ADVANCED LIBERAL ARTS, SPRING 2016, NEWSLETTER, END OF TERM
Higher Education and Public Diplomacy
A new course has ended, and the students of the CIEE Advanced Liberal Arts in the University of Barcelona program are returning to the United States with their suitcases full of new books, unique experiences, long standing friendships and unforgettable memories. But they are not only bringing things back home; they have also left in our country and in our memories, many aspects from their country, their culture and their vision of the world. Study abroad is, in its essence, a mutual understanding and a solid form of public diplomacy.
The use of the university as a diplomatic front is a spontaneous practice that has emerged from its own birth. Since the 12th century' short European Renaissance, with the founding of the first universities, the exchange of students between one country to another was already an advanced and involuntary form of diplomacy. Higher education already supposed a way for a country’s expansion. We are talking about the diplomacy of the classrooms, strengthened by countries that were convinced of the transcendence of the academic world. All of the States can agree that a strong and competitive university is an open door to a certain type of individual, to a society, that will mark the future of our countries.
The CIEE students move through the world with the objective to learn, but they also bring with them the necessity (and will) for integration, to accumulate experiences, to discover, to broaden their vision of the world. It is the type of student that, after a few months, will know first-hand the country that has received them, they have overcome possible prejudices, and would have a complete idea of the reality, and most importantly, they would take all of this cultural knowledge with them for the rest of their lives. The student, a citizen for a time period in a country that is not theirs, will be a non-premediated ambassador; an involuntary messenger that will bring the idea of this country to the rest of the world.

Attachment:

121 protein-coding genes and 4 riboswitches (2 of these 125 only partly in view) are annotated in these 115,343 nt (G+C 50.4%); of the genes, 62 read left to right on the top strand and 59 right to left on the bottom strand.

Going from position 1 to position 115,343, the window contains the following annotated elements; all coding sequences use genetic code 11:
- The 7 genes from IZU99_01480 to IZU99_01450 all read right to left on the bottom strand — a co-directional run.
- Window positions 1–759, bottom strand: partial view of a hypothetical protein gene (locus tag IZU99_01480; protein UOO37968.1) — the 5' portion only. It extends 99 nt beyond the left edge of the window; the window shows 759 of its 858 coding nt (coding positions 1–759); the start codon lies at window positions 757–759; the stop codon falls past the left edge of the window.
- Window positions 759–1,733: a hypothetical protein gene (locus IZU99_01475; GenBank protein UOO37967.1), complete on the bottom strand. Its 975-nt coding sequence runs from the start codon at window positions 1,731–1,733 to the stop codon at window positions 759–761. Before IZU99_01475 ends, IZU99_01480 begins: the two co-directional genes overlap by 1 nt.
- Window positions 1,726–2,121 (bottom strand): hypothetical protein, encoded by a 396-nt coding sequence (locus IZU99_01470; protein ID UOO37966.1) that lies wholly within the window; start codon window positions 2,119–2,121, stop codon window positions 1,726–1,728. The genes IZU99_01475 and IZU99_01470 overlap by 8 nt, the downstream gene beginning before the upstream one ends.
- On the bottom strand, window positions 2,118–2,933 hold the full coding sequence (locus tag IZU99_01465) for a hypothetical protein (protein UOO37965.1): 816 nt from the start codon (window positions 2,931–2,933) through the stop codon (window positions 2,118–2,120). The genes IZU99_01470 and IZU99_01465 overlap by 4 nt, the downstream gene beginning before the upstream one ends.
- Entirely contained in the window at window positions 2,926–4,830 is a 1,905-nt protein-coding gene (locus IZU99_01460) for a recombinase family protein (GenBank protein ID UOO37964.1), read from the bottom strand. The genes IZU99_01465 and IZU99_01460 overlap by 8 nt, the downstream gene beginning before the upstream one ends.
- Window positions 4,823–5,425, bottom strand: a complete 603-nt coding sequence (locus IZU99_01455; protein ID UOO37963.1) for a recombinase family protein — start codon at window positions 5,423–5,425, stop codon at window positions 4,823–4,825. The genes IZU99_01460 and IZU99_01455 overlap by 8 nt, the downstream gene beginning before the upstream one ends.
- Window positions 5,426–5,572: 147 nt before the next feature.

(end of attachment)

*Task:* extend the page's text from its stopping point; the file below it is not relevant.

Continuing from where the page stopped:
We are talking about an international educational exchange, of a shared interest by institutions and by people, on knowledge transfer. It is a way to get to know each other and to establish bonds. It is, perhaps, an informal, but the closest strategy to public diplomacy, and also the most private and efficient. Here in CIEE, we strongly believe in this form of public diplomacy through higher education. We change lives; our alumni change the world.
Two voices, two examples of this: Darío, one of the local flatmates wrote abour his experience sharing an apartment with three students of the ALA program; Charlie, a student from Vanderbilt University, responded Darío.
Dario, Spanish local student and CIEE flatmate:
My experience with Clark, Charlie and Connor, has been one of the best living arrangements that I have had in these last years. I have been sharing apartments with many different students these past three years, and although it might sound hard to believe, this was the best experience out of all of them. But it wasn't just living with really great roommates that I got out of this experience, but own my personal growth. It is what this experience generated in my way of thinking and seeing the world that was the most poignant. Living with these guys changed me. I'm not the same Darío that walked through that door some months ago.